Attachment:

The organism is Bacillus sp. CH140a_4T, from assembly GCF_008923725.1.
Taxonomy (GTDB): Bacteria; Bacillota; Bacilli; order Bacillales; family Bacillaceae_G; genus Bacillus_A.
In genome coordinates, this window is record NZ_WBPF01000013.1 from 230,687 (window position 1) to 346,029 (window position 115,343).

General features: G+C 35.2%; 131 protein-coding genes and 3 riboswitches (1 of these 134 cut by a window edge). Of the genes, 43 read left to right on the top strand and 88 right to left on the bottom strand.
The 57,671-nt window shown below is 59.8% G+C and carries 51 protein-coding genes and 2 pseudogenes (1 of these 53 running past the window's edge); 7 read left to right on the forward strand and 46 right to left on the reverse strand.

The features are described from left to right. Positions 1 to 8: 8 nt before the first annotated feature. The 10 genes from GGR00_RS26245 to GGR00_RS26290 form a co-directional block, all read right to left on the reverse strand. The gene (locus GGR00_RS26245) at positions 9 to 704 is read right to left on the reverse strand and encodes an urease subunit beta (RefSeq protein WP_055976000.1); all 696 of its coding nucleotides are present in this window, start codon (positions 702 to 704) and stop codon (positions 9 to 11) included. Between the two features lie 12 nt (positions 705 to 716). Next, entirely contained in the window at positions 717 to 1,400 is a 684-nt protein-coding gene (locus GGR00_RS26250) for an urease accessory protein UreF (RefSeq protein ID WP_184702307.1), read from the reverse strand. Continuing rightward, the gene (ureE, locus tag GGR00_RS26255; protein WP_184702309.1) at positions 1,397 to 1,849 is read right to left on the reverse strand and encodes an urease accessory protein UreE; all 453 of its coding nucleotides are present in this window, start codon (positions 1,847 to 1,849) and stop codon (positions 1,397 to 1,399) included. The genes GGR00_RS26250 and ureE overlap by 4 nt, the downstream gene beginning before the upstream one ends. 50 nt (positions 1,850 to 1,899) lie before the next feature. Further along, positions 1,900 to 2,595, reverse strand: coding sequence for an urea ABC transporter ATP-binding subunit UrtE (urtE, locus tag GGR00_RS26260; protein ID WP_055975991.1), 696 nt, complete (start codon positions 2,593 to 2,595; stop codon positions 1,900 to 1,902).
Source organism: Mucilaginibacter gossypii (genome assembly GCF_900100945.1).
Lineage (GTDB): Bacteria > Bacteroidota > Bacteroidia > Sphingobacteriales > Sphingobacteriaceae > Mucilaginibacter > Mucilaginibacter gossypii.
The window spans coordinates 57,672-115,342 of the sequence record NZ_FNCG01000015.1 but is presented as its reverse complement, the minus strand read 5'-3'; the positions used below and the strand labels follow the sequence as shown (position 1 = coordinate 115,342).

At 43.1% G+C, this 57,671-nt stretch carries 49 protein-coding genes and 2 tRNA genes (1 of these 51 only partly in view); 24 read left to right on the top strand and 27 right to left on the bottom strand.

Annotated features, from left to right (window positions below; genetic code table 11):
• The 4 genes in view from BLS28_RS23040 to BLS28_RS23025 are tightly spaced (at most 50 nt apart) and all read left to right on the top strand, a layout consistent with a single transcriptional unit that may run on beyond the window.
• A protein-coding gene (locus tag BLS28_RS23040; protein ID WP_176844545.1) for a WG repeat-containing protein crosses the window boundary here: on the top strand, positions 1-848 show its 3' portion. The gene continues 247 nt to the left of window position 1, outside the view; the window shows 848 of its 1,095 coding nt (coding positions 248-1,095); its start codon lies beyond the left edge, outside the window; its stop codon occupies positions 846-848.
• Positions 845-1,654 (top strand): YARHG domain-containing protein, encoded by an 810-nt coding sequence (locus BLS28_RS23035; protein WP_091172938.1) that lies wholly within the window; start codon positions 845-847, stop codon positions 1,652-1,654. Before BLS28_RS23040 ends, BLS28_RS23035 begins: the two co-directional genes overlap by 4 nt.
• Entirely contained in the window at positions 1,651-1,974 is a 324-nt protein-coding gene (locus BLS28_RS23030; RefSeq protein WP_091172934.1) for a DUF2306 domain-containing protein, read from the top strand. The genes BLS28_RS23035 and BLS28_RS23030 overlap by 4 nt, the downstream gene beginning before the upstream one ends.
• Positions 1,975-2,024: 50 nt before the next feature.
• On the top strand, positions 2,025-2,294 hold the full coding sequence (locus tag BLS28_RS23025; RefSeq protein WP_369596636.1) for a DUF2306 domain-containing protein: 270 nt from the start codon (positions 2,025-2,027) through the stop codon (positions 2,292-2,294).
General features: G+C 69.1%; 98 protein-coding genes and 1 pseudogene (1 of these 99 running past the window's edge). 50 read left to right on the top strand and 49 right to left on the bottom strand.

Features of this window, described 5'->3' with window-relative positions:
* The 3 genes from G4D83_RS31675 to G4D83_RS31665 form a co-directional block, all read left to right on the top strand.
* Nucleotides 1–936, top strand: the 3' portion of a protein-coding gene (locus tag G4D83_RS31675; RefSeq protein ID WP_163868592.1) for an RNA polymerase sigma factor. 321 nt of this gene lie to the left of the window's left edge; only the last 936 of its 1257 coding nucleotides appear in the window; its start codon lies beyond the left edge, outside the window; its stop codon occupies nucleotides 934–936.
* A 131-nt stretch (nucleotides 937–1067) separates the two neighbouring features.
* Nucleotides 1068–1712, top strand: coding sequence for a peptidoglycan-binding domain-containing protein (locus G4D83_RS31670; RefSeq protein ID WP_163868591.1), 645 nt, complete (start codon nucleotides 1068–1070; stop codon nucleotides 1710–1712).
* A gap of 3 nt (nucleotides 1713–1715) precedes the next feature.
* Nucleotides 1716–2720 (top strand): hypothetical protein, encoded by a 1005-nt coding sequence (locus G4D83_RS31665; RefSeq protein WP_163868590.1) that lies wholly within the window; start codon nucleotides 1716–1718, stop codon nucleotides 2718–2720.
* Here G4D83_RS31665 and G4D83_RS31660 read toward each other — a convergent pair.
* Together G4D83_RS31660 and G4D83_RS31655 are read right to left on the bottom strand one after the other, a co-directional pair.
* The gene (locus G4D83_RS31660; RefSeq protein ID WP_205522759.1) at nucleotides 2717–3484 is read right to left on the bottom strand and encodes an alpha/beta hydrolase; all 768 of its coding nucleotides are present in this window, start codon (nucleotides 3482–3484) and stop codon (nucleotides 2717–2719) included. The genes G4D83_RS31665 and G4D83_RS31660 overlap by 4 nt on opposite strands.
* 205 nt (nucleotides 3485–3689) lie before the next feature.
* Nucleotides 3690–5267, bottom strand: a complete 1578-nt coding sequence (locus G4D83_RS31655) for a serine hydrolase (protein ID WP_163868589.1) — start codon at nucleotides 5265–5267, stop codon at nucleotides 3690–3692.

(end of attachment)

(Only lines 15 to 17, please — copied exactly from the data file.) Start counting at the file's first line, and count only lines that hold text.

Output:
• Entirely contained in the window at positions 1,651-1,974 is a 324-nt protein-coding gene (locus BLS28_RS23030; RefSeq protein WP_091172934.1) for a DUF2306 domain-containing protein, read from the top strand. The genes BLS28_RS23035 and BLS28_RS23030 overlap by 4 nt, the downstream gene beginning before the upstream one ends.
• Positions 1,975-2,024: 50 nt before the next feature.
• On the top strand, positions 2,025-2,294 hold the full coding sequence (locus tag BLS28_RS23025; RefSeq protein WP_369596636.1) for a DUF2306 domain-containing protein: 270 nt from the start codon (positions 2,025-2,027) through the stop codon (positions 2,292-2,294).